Wednesday, Nov. 12, 2008 | When San Diego Mayor Jerry Sanders presents his package of proposed emergency budget cuts to the City Council on Wednesday morning, he will likely get an earful from upset city residents who want to know why he chose their libraries and recreation centers for closure.
He’s also likely to hear from a couple of upset council members who want to know why he has provided so little justification for his proposed cuts.
“There does not seem to be any kind of rational as to why these cuts were chosen,” said Councilwoman Donna Frye. “Was there a prioritization? What criteria did they use? It just seems to be random.”
Frye, who habitually fights with Sanders over disclosure of city finances, said her office has had a”horrible, horrible” time getting information out of the mayor’s office in the weeks since he announced that the city was facing a $43 million shortfall in this fiscal year’s general fund budget.
Councilman Tony Young and Independent Budget Analyst Andrea Tevlin also said that Sanders could have been more forthcoming with his rationale for proposing the cuts he outlined in his report and given Tevlin more to work with in her examination of the cuts.
On Monday, Tevlin issued a 14-page review of the proposed cuts. In her review, Tevlin indicated that her office didn’t have sufficient time to review Sanders’s proposal. And she said the proposal “inconsistent and unclear information.”
Tevlin is recommending that council not take action after it hears the proposal at a special hearing Wednesday, but she said she is confident that she can complete a proper review over the next couple weeks. Mayoral spokeswoman Rachel Laing said Sanders is not expecting vote on the proposal Wednesday, but does expect council to act quickly.
Sanders first disclosed the mid-year deficit on Oct. 14 in a speech to the San Diego County Taxpayers Association, for which he has previously been criticized. Last Wednesday he proposed a package of specific cuts, which included the closure of seven libraries, nine recreation centers and a reduction in services ranging from tree trimming to trash pickup.
Frye said her only contact with Sanders during the entire process was a 10-minute phone call a few hours before the mayor presented his proposed cuts to the media last week. During the phone call, he told her the libraries and recreation centers in her district that he had slated for closure. Frye said she did not get a copy the administration’s full report until she went to the Mayor’s Office and requested it in person several hours after they had been released to the media.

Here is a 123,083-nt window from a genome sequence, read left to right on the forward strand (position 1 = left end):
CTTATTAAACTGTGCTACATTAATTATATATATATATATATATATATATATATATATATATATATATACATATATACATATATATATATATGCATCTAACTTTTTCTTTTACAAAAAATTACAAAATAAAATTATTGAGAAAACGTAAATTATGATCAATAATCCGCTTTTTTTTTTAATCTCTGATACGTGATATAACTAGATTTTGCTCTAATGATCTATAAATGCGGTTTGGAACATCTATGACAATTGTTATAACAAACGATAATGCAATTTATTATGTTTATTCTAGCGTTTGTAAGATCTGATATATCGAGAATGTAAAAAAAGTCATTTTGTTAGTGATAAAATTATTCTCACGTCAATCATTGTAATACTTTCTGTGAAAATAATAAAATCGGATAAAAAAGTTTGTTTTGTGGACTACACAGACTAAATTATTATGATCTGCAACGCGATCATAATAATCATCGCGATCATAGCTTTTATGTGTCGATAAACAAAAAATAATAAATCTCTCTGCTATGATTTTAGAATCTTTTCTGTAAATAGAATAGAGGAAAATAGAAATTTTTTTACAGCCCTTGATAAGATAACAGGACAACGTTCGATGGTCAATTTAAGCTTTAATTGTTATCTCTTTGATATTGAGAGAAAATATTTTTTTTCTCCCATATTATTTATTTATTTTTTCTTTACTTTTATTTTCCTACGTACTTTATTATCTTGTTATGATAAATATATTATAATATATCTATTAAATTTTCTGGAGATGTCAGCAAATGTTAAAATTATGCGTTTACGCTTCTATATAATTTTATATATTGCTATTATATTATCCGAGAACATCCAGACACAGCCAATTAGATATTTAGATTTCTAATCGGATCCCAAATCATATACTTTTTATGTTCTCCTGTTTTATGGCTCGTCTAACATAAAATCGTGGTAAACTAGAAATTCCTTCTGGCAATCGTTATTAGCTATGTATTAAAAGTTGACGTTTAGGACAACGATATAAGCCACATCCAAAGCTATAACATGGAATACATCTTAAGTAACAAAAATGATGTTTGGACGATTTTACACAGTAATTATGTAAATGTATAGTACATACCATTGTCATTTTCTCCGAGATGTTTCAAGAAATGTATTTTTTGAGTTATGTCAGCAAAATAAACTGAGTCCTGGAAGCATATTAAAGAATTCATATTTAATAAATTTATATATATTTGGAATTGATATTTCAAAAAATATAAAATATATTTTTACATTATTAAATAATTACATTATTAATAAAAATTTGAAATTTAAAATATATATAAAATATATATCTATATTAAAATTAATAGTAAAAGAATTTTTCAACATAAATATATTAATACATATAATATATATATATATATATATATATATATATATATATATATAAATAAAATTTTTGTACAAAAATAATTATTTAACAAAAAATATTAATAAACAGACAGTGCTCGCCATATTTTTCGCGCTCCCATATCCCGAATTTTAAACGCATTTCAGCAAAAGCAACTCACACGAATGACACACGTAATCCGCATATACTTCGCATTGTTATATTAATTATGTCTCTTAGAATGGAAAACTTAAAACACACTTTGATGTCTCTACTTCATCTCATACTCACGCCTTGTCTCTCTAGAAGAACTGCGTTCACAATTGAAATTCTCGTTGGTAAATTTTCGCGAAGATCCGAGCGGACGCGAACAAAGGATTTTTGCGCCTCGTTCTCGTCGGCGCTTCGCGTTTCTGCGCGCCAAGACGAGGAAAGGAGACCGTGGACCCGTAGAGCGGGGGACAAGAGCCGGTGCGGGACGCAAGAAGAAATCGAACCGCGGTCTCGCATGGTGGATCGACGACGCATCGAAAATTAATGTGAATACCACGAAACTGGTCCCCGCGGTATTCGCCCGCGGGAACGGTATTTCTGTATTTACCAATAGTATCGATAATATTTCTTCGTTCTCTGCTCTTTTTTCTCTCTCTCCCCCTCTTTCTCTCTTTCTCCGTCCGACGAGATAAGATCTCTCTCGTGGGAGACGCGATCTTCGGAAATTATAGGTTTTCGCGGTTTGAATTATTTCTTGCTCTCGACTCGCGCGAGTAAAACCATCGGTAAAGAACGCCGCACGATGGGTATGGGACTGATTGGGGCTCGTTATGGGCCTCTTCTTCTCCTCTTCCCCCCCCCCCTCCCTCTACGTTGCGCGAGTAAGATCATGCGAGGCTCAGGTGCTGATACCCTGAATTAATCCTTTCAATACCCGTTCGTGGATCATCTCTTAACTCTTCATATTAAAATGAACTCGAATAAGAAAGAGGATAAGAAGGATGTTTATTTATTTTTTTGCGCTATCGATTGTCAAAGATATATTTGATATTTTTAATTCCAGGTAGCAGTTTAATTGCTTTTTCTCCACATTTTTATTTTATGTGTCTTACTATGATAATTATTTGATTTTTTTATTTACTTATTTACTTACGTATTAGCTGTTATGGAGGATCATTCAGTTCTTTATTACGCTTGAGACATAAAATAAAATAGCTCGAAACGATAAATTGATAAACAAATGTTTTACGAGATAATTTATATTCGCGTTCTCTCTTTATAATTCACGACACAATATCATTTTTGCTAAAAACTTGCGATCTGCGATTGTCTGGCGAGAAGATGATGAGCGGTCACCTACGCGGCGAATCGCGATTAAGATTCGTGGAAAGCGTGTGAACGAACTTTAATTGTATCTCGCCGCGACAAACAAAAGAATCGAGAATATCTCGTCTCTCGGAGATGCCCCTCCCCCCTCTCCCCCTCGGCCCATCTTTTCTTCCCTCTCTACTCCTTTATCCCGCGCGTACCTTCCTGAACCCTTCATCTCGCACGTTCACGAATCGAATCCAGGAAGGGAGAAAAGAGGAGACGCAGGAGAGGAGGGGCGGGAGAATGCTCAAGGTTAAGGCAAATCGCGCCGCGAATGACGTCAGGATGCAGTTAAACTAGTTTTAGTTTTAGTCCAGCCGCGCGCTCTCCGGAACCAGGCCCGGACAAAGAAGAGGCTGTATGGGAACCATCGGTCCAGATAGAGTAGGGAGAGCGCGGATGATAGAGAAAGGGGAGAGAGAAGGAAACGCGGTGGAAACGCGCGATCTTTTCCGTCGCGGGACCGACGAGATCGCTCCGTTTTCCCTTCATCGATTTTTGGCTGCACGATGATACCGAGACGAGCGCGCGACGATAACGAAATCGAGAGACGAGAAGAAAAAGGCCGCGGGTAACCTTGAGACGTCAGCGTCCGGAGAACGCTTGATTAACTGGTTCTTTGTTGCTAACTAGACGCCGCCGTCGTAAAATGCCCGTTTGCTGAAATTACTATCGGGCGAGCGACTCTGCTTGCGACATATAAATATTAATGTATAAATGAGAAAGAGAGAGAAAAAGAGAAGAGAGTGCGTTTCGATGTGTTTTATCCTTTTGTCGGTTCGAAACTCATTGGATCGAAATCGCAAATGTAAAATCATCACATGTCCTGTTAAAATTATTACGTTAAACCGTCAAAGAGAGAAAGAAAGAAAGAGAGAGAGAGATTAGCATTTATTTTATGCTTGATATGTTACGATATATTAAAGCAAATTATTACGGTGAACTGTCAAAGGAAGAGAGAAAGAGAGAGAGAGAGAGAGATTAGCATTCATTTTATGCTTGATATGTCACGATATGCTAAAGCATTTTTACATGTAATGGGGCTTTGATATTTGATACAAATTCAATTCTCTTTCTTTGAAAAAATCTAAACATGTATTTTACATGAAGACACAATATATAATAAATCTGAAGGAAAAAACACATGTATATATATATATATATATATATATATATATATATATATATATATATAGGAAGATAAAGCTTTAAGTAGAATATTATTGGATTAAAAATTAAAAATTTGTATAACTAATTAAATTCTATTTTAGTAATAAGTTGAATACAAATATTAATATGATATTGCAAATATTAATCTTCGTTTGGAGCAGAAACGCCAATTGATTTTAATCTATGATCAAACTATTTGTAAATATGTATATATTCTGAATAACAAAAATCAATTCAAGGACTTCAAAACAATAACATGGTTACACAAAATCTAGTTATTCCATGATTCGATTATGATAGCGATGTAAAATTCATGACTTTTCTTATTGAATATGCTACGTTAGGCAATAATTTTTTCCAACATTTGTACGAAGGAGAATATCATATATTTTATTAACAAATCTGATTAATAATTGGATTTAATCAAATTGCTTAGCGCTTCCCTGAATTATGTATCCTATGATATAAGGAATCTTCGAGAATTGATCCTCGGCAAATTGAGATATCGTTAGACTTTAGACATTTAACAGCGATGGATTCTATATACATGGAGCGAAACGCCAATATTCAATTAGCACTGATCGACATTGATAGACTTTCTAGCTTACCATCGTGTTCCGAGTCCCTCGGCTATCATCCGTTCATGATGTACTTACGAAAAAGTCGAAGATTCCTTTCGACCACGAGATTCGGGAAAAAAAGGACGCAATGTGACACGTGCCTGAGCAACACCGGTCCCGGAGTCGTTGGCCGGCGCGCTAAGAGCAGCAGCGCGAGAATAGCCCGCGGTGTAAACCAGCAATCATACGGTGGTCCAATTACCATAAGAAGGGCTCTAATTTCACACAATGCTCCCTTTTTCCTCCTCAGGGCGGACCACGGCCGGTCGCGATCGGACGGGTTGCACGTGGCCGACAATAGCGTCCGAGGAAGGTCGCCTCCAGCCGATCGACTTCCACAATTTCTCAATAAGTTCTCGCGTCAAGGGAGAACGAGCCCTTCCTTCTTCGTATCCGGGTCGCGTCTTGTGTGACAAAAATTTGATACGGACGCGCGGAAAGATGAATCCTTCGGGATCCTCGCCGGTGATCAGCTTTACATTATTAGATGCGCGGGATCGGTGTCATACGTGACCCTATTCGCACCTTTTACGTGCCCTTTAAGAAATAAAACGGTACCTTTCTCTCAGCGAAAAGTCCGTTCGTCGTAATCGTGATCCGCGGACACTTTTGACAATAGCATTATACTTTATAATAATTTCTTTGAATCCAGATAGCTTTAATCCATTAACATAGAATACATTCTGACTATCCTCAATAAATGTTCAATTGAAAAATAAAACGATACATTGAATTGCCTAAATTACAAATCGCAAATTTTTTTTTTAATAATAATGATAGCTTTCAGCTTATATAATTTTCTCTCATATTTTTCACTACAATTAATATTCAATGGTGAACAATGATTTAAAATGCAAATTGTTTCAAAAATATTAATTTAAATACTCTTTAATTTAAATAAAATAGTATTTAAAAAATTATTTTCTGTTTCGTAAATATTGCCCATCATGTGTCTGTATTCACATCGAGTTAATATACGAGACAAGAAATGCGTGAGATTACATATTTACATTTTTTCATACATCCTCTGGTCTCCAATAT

“This is not how you do budget discussions,” said Frye, who wants specifics regarding, among other things, why certain libraries and recreation centers were chosen for closure, updated projections on deficits in future budget years and a detailed list of fees that the city charges for its services.
Laing said that the severity of the crisis is such that Sanders had to act quickly, which, she said, is what people expect out of their strong mayor.
“We are trying to reduce our spending immediately, so we don’t have to do something deeper by the end of the year,” Laing said. “The reason we went about this so quickly was not to leave anyone out of the process, it was to make the process as hasty as possible.”
Laing added that the point of Wednesday’s public hearing is to give both council members and the public the opportunity to air their concerns before the cuts are finalized. “They will have a full vetting of this,” Laing said.
Tevlin said she understands the need for haste, but that a full vetting will not be possible Wednesday because her office has not yet had time to provide council with a comprehensive review of the proposed cuts.
“Do I think this process is the best process? No, I don’t not at all,” Tevlin said. “This was an opportunity (for the Mayor’s Office and City Council) to work together, given the significance of it. So when council is asked to make decisions, we would have had had a little more insight into why the decisions were made.”
In her report, Tevlin said the mayor provided “minimal information” on the impact the cuts will have on city services, he did not clearly indentify cuts that will be carried into fiscal year 2010 and when he described the closures of libraries and recreations centers as “temporary,” he did not say what timeframe he meant by temporary. Also, he did not provide an updated five-year budget outlook, which Tevlin said is “critical to decision making.”
Young said the dearth of information coming out of the Mayor’s Office has put him in a “precarious situation” with his constituents.
“I really understand that we have to make these decisions,” Young said. “And I would assume [the Mayor’s Office] used a lot of data to come to their conclusions. But I haven’t seen it. And it’s hard for me to tell my community why their services have to be cut if I don’t have that information.”